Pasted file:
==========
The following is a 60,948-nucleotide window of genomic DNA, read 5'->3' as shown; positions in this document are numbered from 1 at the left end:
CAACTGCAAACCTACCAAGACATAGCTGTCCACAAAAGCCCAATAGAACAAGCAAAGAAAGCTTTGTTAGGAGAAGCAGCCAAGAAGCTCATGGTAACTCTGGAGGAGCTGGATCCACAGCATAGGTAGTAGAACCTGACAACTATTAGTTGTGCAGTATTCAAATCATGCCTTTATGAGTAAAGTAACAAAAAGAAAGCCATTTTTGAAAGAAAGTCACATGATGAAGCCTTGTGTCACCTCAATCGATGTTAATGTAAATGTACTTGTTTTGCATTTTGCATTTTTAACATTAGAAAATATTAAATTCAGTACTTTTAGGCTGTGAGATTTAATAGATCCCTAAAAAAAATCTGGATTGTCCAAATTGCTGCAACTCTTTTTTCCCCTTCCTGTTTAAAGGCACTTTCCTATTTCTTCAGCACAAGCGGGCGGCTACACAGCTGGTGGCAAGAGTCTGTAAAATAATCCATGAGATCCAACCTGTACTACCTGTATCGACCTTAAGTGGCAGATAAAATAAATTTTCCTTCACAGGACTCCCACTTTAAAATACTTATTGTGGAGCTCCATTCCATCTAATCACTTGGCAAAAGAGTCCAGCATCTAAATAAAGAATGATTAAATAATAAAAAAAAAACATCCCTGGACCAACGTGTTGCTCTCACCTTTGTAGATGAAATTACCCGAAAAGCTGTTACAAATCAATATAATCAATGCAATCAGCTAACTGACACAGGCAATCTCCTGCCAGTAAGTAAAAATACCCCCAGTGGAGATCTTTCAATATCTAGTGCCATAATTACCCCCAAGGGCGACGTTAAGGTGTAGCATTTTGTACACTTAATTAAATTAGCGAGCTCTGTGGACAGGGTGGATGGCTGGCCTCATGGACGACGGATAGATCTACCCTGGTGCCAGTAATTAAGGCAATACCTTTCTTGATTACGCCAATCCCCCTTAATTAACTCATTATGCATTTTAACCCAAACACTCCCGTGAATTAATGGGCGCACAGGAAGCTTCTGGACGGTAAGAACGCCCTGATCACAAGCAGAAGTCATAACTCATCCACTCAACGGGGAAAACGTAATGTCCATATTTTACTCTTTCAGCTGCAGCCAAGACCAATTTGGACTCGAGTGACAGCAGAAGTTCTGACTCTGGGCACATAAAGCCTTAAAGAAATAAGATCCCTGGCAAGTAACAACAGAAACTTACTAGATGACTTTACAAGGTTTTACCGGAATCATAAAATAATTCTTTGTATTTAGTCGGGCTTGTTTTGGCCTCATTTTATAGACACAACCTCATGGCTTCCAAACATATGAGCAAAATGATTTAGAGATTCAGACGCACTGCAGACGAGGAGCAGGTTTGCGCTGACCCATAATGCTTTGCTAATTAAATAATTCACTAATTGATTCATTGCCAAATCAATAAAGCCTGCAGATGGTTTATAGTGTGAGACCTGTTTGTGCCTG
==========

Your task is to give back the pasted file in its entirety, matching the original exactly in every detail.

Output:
The following is a 60,948-nucleotide window of genomic DNA, read 5'->3' as shown; positions in this document are numbered from 1 at the left end:
CAACTGCAAACCTACCAAGACATAGCTGTCCACAAAAGCCCAATAGAACAAGCAAAGAAAGCTTTGTTAGGAGAAGCAGCCAAGAAGCTCATGGTAACTCTGGAGGAGCTGGATCCACAGCATAGGTAGTAGAACCTGACAACTATTAGTTGTGCAGTATTCAAATCATGCCTTTATGAGTAAAGTAACAAAAAGAAAGCCATTTTTGAAAGAAAGTCACATGATGAAGCCTTGTGTCACCTCAATCGATGTTAATGTAAATGTACTTGTTTTGCATTTTGCATTTTTAACATTAGAAAATATTAAATTCAGTACTTTTAGGCTGTGAGATTTAATAGATCCCTAAAAAAAATCTGGATTGTCCAAATTGCTGCAACTCTTTTTTCCCCTTCCTGTTTAAAGGCACTTTCCTATTTCTTCAGCACAAGCGGGCGGCTACACAGCTGGTGGCAAGAGTCTGTAAAATAATCCATGAGATCCAACCTGTACTACCTGTATCGACCTTAAGTGGCAGATAAAATAAATTTTCCTTCACAGGACTCCCACTTTAAAATACTTATTGTGGAGCTCCATTCCATCTAATCACTTGGCAAAAGAGTCCAGCATCTAAATAAAGAATGATTAAATAATAAAAAAAAAACATCCCTGGACCAACGTGTTGCTCTCACCTTTGTAGATGAAATTACCCGAAAAGCTGTTACAAATCAATATAATCAATGCAATCAGCTAACTGACACAGGCAATCTCCTGCCAGTAAGTAAAAATACCCCCAGTGGAGATCTTTCAATATCTAGTGCCATAATTACCCCCAAGGGCGACGTTAAGGTGTAGCATTTTGTACACTTAATTAAATTAGCGAGCTCTGTGGACAGGGTGGATGGCTGGCCTCATGGACGACGGATAGATCTACCCTGGTGCCAGTAATTAAGGCAATACCTTTCTTGATTACGCCAATCCCCCTTAATTAACTCATTATGCATTTTAACCCAAACACTCCCGTGAATTAATGGGCGCACAGGAAGCTTCTGGACGGTAAGAACGCCCTGATCACAAGCAGAAGTCATAACTCATCCACTCAACGGGGAAAACGTAATGTCCATATTTTACTCTTTCAGCTGCAGCCAAGACCAATTTGGACTCGAGTGACAGCAGAAGTTCTGACTCTGGGCACATAAAGCCTTAAAGAAATAAGATCCCTGGCAAGTAACAACAGAAACTTACTAGATGACTTTACAAGGTTTTACCGGAATCATAAAATAATTCTTTGTATTTAGTCGGGCTTGTTTTGGCCTCATTTTATAGACACAACCTCATGGCTTCCAAACATATGAGCAAAATGATTTAGAGATTCAGACGCACTGCAGACGAGGAGCAGGTTTGCGCTGACCCATAATGCTTTGCTAATTAAATAATTCACTAATTGATTCATTGCCAAATCAATAAAGCCTGCAGATGGTTTATAGTGTGAGACCTGTTTGTGCCTG